Postscript V: Large peoples come out, and almost all have come out, from the country of Scythia [southern Russia], cold and poor places. Because there are very many men there and the country is of the quality that cannot nourish them, they are forced to come out of there, having many things to expel them and nothing that retains them. … …. From Machiavelli’s Discourses on Livy, Machiavelli being a 15th century political philosopher, and Livy being the ancient Roman historian…. The quote itself has absolutely nothing to do with anything, unless, very very obliquely, we are on about Ukraine, or hey, Florida where there is a brain drain in progress. But the quote did strike something like a funny bone in me, not a ha-ha funny bone, but a ‘funny bone’, as in familiar but strange.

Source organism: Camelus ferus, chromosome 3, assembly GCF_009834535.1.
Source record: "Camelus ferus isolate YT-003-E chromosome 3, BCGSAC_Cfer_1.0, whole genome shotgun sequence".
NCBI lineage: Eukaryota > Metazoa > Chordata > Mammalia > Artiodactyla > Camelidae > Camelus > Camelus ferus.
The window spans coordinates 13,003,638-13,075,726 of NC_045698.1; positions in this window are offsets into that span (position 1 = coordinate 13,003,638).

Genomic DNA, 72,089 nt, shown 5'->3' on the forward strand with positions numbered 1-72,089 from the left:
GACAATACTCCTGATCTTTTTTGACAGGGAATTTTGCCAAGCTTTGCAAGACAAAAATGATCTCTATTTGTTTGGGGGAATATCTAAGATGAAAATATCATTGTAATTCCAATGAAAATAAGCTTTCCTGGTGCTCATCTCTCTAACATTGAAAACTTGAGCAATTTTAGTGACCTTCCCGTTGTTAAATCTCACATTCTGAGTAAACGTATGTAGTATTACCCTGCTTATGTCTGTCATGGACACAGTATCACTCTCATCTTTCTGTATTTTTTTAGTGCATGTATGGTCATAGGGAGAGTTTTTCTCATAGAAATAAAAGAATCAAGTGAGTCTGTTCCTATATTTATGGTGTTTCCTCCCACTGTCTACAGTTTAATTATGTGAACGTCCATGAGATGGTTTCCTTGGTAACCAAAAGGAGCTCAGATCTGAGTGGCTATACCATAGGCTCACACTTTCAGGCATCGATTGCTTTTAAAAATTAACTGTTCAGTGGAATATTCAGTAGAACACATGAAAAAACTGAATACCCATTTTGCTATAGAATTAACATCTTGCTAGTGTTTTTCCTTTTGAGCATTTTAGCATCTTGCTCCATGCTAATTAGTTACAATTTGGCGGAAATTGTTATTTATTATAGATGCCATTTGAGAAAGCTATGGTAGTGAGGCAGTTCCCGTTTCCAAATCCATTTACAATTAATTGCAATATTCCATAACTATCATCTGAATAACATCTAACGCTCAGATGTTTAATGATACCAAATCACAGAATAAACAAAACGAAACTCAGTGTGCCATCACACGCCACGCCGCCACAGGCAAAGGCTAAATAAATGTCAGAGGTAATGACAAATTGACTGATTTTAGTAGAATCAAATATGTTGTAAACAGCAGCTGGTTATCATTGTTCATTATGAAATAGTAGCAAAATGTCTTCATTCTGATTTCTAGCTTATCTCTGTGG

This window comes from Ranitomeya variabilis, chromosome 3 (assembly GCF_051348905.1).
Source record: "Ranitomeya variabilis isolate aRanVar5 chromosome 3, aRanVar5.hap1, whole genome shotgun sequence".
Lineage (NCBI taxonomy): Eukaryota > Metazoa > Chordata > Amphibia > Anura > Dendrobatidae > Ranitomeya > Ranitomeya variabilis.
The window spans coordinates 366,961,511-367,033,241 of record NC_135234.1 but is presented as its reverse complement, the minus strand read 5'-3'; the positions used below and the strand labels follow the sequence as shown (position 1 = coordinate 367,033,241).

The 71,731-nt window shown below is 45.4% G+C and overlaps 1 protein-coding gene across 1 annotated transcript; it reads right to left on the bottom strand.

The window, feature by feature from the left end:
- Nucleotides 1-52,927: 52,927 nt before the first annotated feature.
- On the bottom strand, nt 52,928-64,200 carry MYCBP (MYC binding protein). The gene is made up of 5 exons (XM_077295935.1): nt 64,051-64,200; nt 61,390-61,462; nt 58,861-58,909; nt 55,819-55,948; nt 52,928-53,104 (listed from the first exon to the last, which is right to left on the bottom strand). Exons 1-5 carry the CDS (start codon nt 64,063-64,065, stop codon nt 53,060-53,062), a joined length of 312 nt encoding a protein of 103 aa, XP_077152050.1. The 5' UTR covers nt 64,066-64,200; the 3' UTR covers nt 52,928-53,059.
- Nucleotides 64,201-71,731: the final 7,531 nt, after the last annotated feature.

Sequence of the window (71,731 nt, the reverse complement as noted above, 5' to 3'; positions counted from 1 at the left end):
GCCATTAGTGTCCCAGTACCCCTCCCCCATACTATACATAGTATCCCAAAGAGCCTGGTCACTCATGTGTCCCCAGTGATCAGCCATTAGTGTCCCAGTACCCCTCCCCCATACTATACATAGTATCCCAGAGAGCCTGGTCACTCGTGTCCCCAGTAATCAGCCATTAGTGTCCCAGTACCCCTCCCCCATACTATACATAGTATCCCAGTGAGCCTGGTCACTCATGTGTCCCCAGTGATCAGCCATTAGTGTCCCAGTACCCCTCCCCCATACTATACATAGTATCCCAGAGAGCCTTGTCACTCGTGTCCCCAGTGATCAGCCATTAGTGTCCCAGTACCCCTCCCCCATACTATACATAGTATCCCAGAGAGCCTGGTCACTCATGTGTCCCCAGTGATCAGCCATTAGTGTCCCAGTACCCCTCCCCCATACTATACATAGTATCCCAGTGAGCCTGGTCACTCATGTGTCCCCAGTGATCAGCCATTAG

July 11, 2024: I am not going to make heavy weather out of the words ‘war’ and ‘slavery’, but while reading a couple of recent posts by Heather Cox Richardson (on her Letters from an American site), it hit me that it is quite possible that, over my lifetime, I have taken my understanding of those two words too much for granted. It is one thing to know that on July 9, 1868, as per HCR, ‘Americans changed the U.S. Constitution for the fourteenth time, adapting our foundational document to construct a new nation without systematic Black enslavement.’ But that, as things turned out, politically, and in virtually every other sense, though slavery was now against the law, black people were still up against it, at the mercy of men who had ‘organized the Confederacy’ in the first place…. My point being, I can follow along as certain words are being bandied about in an intellectual discussion of this, that, and the other thing, but as to what it feels like, what it means to be ‘enslaved’ I have not the foggiest. War? True enough, ‘war’ has had an outsized influence on my life. Both my parents were more than directly shaped by WWII and its aftermath. Then, as it happened for me, there was Vietnam. Then, speaking somewhat loosely, and skipping over a lot of conflict, the Bush-Cheney years. Now Ukraine and the obscenity in Gaza which, though distant, are immediate enough… But like I said at the top, I am not going to make heavy weather out of the words ‘war’ and ‘slavery’, just that, so it seems to me, one has to stop every now and then, disengage from the back and forth between the various punditocracies, and ask, “What are we really saying and why?” &c.